We live submerged in information. Even when we don’t know it, we know how to get it. Anything is a Google search away. Arguments over facts still happen, but at least I, and my smart phone, know how to bring them to a quick and decisive end. I have had two great frustrations at Harvard Law School. Like many of my classmates, I arrived here last August with a little anxiety, a lot of pride, and overwhelmed awe at my presence at this institution. This was Harvard. I am the first in my family. In my excitement to be here at the best, among the best, I thought that everything would be the best. My first great frustration was finding that Harvard is a bureaucracy like any other large institution, and like its august companions, it keeps its secrets. Issues that seem to be fundamentally important in an academic environment … Continue reading
Fenno / January 27, 2012
Note: This serial is fictional. Fenno’s heart stopped when he saw it. The “LP” next to “Torts” was tiny, yet it seared him. A thousand thoughts ran through his head, and his tiny dorm room spun. He lay on the floor, wishing it would just swallow him already. He remembered his college friends teased him about becoming president one day. “Good luck with that now,” the positively gleeful voice in his head said. He tried to straighten the room, plot a new path, and count all his blessings, but it didn’t work. All he could see was that LP. That mark that would live with him forever. And then his computer started dinging. G-Chats flooded the room, “How’d you do?” “Bar Review to celebrate?!” “Yes! H in Crim!” He shut off his computer and climbed under his covers. He reached for his phone, but then he realized there was no one … Continue reading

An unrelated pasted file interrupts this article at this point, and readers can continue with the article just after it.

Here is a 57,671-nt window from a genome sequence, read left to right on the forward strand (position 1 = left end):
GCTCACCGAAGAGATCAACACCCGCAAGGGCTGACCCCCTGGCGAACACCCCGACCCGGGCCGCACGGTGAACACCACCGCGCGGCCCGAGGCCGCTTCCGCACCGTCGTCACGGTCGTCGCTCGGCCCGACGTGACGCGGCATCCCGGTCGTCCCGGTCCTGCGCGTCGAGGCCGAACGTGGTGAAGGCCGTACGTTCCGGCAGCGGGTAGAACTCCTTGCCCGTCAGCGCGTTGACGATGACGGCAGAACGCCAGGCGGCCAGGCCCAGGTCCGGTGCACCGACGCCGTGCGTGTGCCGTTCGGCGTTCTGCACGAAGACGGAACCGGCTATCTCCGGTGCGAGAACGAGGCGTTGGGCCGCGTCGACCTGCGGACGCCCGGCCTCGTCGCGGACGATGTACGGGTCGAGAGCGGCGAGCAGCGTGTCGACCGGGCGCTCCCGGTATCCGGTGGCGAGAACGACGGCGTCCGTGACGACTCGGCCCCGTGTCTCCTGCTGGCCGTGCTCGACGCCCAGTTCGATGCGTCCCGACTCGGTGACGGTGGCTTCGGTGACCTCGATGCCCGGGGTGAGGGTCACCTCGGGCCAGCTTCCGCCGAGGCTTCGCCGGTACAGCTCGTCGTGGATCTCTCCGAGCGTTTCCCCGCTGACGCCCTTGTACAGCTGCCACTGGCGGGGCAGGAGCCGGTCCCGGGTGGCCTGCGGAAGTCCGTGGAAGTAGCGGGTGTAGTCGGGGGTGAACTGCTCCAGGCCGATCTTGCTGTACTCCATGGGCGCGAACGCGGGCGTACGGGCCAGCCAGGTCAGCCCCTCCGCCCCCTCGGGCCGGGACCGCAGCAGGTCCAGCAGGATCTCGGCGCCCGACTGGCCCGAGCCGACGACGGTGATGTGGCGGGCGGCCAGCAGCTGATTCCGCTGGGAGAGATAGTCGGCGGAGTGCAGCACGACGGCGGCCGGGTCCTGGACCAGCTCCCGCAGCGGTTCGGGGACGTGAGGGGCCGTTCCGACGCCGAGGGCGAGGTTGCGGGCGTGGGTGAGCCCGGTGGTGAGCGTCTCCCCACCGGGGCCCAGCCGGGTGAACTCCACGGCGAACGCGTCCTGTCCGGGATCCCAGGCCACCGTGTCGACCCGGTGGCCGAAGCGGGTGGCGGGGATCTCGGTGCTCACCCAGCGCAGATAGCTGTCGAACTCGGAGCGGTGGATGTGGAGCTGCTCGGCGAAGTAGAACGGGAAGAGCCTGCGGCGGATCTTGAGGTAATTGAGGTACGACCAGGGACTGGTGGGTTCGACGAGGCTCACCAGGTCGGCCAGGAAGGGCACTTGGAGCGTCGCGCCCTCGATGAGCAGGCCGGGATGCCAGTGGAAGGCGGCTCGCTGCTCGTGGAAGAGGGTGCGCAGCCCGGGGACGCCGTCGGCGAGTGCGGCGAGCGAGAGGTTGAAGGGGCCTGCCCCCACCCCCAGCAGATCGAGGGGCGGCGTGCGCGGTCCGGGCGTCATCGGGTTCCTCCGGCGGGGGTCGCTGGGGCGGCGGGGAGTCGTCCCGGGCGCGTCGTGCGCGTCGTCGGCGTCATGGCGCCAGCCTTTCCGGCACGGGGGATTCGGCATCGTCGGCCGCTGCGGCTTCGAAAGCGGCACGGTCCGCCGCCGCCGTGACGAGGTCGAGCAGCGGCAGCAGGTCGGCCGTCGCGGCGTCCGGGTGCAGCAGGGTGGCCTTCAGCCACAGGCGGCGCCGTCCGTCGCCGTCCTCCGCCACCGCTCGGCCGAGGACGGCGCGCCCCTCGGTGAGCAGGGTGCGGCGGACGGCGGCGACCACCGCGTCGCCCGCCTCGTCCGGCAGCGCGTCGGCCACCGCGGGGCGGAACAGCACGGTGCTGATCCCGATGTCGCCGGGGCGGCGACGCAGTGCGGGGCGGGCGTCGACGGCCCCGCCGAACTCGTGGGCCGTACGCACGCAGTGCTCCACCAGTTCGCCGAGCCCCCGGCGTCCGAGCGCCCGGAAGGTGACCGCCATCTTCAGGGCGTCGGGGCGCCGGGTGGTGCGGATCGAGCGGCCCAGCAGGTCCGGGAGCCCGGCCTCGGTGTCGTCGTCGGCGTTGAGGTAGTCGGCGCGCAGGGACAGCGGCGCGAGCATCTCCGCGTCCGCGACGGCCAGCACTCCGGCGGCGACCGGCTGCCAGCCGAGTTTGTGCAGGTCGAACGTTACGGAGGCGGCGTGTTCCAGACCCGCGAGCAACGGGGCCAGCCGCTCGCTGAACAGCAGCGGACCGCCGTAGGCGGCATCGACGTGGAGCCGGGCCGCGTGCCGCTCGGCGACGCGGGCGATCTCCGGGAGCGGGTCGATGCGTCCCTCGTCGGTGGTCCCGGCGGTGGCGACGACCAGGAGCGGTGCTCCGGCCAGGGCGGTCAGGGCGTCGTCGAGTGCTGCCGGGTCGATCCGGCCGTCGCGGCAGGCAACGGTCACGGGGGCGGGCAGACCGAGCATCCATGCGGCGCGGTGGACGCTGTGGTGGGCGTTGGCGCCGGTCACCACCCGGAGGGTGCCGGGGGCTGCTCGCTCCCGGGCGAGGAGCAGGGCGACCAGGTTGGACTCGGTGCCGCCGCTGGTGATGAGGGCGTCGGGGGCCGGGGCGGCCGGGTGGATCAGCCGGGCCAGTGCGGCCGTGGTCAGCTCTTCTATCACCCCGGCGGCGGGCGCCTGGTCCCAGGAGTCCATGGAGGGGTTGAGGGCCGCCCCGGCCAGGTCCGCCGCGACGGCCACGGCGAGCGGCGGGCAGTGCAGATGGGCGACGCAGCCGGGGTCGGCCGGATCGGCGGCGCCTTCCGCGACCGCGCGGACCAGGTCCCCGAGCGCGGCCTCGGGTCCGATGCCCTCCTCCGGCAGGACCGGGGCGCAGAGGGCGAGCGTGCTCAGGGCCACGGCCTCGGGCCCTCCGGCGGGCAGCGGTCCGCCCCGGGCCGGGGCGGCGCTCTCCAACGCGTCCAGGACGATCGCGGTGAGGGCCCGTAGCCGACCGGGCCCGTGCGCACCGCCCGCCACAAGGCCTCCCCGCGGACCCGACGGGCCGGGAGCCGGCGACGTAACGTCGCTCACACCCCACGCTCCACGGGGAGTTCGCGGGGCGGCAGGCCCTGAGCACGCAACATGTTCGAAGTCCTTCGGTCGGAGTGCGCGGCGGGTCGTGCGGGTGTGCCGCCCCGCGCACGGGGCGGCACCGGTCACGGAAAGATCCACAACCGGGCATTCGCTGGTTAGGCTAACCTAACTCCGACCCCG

Opinion / January 27, 2012
Yesterday, the vast majority of the 1L class was disappointed with their grades. Since the 25th percentile of the Class of 2014 had an undergraduate G.P.A. of about 3.8, an overwhelming percentage of current 1Ls were at least at the top 10 percent of their undergraduate class. Therefore, the vast majority of 1Ls, familiar only with stellar undergraduate academic performance, were probably disappointed by their grades, constricted by the infamous semi-mandatory grade curve. This of course led to feelings of anxiety, self-doubt and mediocrity. For many 1Ls, this was the first time they put forth their best effort and it did not pan out. The legal profession’s heavy emphasis on academic performance during law school during the hiring process makes matters worse. Law School institutions tried to counter these feelings of inadequacy. The administration tried to downplay the emphasis on grades by exchanging letters at the beginning of the alphabet for … Continue reading